Summary of Tennessee's Foreclosure Laws

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If you are facing foreclosure in Tennessee, it’s important to understand some of the basics, including:

  • the most common type of foreclosure procedure (judicial v. nonjudicial) used in Tennessee
  • how much time you have to respond
  • your rights and protections in the process, and
  • what happens afterwards (for example, whether you’ll be liable for a deficiency judgment).

Below we have outlined some of the most important features of Tennessee foreclosure law. Keep in mind that this is just a summary; we’ve included statute citations so you can get more details from the laws themselves. And be sure to check out Nolo’s extensive Foreclosure section, where you can find information about all aspects of foreclosure, definitions of foreclosure terms (like redemption and reinstatement), and options to avoid foreclosure.


State Rule

Most common type of foreclosure process

Nonjudicial under power of sale in deed of trust

Notice of the foreclosure

Foreclosing party must either publish notice of sale in a newspaper at least 20 days before sale or post notice in several public places 30 days before sale (if there is no newspaper in the county). Foreclosing party must mail the borrower a copy of the notice of sale on or before the first publication.

Reinstatement of loan before sale

Not available (except as permitted by the terms of the mortgage or deed of trust, or in the case of a high-cost home loan)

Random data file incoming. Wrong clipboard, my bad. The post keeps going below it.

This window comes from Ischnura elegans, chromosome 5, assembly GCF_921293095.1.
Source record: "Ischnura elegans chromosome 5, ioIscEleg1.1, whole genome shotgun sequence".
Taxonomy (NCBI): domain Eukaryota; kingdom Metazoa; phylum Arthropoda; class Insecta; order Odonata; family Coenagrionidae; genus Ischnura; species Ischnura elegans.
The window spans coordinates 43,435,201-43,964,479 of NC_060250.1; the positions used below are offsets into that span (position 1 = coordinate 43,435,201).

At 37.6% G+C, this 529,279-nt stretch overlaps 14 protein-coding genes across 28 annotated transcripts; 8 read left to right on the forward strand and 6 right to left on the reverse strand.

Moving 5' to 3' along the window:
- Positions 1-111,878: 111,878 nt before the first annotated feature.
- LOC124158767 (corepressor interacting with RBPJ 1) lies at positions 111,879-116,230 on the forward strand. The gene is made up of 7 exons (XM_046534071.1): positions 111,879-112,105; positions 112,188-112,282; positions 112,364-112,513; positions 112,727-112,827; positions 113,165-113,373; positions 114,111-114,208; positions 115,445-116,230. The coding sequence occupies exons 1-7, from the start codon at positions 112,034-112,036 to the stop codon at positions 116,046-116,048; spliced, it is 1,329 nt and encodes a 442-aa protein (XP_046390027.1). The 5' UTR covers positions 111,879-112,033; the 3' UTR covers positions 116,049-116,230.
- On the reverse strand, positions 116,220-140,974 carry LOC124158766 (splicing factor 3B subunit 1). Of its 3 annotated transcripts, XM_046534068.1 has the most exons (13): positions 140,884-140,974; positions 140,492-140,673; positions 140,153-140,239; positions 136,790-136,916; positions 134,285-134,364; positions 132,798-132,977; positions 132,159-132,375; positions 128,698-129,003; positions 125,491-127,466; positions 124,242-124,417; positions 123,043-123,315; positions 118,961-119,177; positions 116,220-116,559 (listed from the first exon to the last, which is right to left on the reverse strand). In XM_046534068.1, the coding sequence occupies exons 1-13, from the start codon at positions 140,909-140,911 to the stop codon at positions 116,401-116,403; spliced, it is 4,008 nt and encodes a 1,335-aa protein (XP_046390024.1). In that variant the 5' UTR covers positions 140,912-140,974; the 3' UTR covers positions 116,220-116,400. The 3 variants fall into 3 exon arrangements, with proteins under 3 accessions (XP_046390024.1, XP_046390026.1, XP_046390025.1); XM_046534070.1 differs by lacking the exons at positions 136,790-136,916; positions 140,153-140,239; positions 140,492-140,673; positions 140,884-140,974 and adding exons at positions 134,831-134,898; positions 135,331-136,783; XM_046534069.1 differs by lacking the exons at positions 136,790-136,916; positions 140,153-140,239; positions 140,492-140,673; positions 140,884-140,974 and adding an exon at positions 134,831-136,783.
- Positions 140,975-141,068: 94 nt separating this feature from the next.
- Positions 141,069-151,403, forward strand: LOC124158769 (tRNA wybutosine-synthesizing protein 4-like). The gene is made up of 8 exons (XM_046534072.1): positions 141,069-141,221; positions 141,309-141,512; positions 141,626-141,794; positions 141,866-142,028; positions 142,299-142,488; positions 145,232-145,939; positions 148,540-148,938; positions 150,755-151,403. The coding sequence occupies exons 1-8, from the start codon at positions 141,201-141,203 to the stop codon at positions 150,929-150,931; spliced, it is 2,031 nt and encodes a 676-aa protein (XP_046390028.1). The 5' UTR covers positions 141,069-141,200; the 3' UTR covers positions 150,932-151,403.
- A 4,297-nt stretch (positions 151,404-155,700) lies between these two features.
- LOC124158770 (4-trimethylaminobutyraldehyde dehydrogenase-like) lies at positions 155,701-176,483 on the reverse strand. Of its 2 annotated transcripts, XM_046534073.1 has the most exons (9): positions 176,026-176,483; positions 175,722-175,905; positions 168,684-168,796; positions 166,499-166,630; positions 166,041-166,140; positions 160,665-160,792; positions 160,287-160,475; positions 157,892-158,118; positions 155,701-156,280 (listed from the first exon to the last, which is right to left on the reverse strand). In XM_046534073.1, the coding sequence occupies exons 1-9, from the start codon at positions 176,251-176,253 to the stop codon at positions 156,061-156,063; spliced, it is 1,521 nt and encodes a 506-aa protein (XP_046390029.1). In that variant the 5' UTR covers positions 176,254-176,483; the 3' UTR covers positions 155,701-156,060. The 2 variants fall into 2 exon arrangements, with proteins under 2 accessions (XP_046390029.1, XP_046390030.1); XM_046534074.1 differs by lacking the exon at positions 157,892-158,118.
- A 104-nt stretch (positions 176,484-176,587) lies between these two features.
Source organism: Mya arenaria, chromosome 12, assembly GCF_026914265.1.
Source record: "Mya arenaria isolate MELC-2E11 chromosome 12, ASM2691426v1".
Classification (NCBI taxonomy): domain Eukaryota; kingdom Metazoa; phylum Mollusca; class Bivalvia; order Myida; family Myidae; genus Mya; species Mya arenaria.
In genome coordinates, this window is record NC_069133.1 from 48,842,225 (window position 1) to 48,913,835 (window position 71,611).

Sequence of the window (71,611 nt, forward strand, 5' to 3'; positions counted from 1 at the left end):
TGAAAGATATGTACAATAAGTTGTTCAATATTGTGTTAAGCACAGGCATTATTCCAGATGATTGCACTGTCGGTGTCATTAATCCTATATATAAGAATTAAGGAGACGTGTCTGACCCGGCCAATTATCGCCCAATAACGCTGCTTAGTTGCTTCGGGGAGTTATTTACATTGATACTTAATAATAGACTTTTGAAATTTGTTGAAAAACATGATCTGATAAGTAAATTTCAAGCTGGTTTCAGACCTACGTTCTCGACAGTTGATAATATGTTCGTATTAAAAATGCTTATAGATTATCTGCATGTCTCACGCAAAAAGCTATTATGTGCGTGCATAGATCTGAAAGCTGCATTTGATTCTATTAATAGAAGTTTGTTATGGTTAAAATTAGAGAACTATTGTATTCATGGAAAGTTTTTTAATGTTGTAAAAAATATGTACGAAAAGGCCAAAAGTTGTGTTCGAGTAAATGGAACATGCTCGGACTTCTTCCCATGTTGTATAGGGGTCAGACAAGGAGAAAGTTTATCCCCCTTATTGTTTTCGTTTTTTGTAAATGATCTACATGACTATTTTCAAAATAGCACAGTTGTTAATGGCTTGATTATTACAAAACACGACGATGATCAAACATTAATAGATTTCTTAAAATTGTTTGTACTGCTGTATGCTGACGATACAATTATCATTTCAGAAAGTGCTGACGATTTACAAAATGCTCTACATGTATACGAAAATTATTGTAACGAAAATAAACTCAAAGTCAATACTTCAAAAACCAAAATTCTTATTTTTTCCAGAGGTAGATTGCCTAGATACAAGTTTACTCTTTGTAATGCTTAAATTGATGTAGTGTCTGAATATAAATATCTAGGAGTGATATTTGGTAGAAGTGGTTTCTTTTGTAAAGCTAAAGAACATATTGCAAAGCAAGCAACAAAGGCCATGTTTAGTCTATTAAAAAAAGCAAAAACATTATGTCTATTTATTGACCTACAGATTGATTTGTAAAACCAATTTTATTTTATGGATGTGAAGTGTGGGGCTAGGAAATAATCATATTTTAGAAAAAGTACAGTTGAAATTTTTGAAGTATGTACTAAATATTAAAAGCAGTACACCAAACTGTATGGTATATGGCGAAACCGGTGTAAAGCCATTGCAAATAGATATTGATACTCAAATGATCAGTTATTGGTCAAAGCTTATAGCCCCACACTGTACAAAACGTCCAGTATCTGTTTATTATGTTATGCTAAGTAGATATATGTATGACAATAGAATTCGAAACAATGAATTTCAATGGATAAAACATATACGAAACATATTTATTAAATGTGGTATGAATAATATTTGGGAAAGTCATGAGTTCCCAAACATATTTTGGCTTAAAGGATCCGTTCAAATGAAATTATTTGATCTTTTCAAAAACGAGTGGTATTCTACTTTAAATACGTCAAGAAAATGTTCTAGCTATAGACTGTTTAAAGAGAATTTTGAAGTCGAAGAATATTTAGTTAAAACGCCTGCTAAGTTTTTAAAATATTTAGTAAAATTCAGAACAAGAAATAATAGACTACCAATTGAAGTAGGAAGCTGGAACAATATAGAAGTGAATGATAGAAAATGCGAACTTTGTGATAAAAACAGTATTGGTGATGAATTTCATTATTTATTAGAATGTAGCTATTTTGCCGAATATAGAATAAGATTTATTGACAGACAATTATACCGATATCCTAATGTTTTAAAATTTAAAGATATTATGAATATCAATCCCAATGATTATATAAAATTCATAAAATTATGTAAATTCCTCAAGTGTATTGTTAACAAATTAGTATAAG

Redemption after sale

Available for up to two years after sale, unless redemption period is waived in mortgage or deed of trust

Special protections for foreclosures involving high-cost mortgages

In the case of a high-cost home loan, the lender must send a notice of right to cure to the borrower at least 30 days before publishing the notice of foreclosure. The borrower has until three business days before the sale to cure the default and reinstate the mortgage by paying the amount due to the lender. This right to cure may be exercised only once in any 12-month period.Tenn. Code Ann. § 45-20-104

Special state protections for service members

If a member of a reserve or Tennessee national guard unit entered into a mortgage or deed of trust to purchase a home, and is subsequently called into active military service outside the U.S. during hostilities, the lender cannot foreclose until 90 days after the service member returns to the state. Tenn. Code Ann. § 26-1-111

Deficiency judgments

Allowed, but if the borrower proves that the foreclosed property sold for an amount materially less than fair market value, the court will limit the deficiency judgment to the difference between the outstanding mortgage debt and the fair market value of the property.

Cash exempted in bankruptcy

$10,000 for one person, $20,000 for a married couple

Notice to leave after house is sold

New owner may file forcible entry and detainer lawsuit, which involves serving a detainer warrant on the occupant, trial within six days after service, and a writ of possession ten days from the rendition of the judgment ordering sheriff to evict occupant. Former owner may also be evicted through an ejectment procedure.

Foreclosure statutes

Tenn. Code Ann. §§ 35-5-101 to 35-5-111, 66-8-101 to

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